A real effort to improve the performance of the engine in 1938 resulted in the Hispano-Suiza 12Y-45, which used the S-39-H3 supercharger co-designed by André Planiol and Polish engineer Joseph Szydlowski. The Szydlowski-Planiol device was larger, but much more efficient than the indifferent Hispano-Suiza models. When used with 100 octane fuel, the supercharger boosted to the -21's 7:1, increasing power to 900 hp (670 kW). Combined with the fully adjustable Ratier propeller, this allowed the D.520 to perform as well as contemporary designs from Germany and England.

Another improvement in supercharging led to the Hispano-Suiza 12Y-49, whose performance improved from 850 hp (630 kW) at sea level to 920 hp (690 kW) at just over 10,000 ft (3,000 m). This improvement in power with altitude was a common feature of most engines of the era, the result of the supercharger "robbing" power at low altitudes (coupled with the fact that full boost couldn't be used unless the ambient air pressure was low enough; attempting to use full boost at sea level would push too much air into the cylinders, causing detonation. Thus you had the supercharger being driven by the engine, but adding little to the power).

The final major version was the 1,085 hp (809 kW) Hispano-Suiza 12Y-51, which had just started into production at the time of the Armistice with Germany. The -51 was the first version that came close to the performance limits of the engine, although the single-stage supercharging meant that it was unable to compete with designs from England and Germany above 15,000 ft (5,000 m).

Foreign derivatives[edit]

In the early 1930s the Czechoslovakian Republic gained rights to build a license version of the HS-12Y. This was initially known locally as the Avia Vr. 36 and was produced by Avia (Škoda) at Prag - Čakovice. The engine was intended to become the standard powerplant of all Czech military aircraft. Both the HS-12Ycrs and HS-12Ydrs were built in quantity and were more commonly known by these names rather than any Czech designation. Aircraft powered by these engines included the Avia B-34, Avia B-534, Avia B-71, Avia B-35 and Avia B-135.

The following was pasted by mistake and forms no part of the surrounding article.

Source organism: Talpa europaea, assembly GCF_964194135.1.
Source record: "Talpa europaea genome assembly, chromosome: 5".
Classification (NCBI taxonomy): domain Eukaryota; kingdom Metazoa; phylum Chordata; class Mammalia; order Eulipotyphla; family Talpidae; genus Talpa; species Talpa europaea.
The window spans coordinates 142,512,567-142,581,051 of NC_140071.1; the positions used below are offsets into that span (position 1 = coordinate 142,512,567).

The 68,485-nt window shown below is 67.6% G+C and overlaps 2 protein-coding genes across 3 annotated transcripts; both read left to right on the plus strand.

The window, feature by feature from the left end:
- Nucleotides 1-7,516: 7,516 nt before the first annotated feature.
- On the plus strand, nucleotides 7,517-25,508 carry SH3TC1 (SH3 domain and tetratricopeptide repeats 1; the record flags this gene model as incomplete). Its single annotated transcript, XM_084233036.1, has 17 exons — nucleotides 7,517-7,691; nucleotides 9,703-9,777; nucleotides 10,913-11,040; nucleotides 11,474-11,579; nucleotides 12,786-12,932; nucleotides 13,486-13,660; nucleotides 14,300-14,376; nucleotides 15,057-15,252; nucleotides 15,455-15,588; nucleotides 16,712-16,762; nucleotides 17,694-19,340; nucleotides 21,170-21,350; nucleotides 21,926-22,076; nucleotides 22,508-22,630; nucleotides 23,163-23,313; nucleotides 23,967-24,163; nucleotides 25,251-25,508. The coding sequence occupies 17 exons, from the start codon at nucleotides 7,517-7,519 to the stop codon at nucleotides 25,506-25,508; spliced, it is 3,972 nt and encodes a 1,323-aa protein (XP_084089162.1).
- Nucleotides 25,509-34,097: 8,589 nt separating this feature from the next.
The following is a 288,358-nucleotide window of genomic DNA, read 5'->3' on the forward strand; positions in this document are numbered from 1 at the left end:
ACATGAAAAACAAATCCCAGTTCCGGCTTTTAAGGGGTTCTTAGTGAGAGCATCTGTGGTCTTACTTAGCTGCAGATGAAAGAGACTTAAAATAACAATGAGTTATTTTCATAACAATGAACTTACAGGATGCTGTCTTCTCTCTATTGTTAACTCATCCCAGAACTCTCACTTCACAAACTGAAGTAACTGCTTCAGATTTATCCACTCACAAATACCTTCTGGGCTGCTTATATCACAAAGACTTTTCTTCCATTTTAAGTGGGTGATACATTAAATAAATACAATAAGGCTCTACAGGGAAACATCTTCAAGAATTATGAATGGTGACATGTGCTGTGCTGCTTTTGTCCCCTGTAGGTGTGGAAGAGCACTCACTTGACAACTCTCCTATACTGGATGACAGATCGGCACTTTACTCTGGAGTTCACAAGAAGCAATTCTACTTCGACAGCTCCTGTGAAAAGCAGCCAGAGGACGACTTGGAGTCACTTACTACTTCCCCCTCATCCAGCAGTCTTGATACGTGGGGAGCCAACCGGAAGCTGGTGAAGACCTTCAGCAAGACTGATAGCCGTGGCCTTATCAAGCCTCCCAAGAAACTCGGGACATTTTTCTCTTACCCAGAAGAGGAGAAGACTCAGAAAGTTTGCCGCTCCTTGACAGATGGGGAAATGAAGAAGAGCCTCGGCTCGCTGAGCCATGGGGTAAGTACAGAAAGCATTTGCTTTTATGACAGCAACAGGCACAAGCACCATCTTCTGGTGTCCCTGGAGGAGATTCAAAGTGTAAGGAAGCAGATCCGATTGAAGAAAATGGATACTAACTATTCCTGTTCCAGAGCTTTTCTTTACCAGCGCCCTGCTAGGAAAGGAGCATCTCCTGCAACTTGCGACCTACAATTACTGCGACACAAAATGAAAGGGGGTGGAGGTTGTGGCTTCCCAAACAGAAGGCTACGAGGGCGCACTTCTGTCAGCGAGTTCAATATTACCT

In the mid-1930s, Russian engineer Vladimir Klimov was sent to France to obtain a license for local production of the 12Y. A series of design changes were added to cope with cold weather operation, and the engine entered production in 1935 as the Klimov M-100 with about 750 hp (560 kW).[1] However a series of continual upgrades increased the allowable RPM from the 12Y's fairly low 2,400 to 2,700, thereby increasing power to 1,100 hp (820 kW). The resulting design, the Klimov M-105 (VK-105) became one of the major Soviet engine designs during the war, powering all Yakovlev fighters.

Variants[edit]

Tabulated data from Lage 2004[2]

Type 73 Hispano 12Y engines. V-12, bore=150 mm, stroke=170 mm, capacity=36.0 litres.
Model Year Compression Power (hp) @ r.p.m. T-O power (hp) Output reduction Supercharger optimum altitude (m) Weight (kg) Comments
12Ybr 650 hp 1932 6.4 785 2,200 785 1.5 0 415 Rated power (650 hp) less than nominal 785 hp
12Ygrs 650 hp 1932 5.8 850 2,400 800 1.5 4,000 430 Rated power (650 hp) less than nominal 850 hp
12Ydr 1934 6.4 800 2,200 800 1.5 0 440 As 12Ybr, variable pitch propeller, left turning. For this and all later entries in both tables, Rated power = Nominal power = Power
12Ydrs 1934 5.8 860 2,400 835 1.5 4,000 470 As 12Ybrs, variable pitch propeller, left turning
12Ydrs1 1934 5.8 880 2,400 890 1.5 2,400 470 Variable pitch propeller, left turning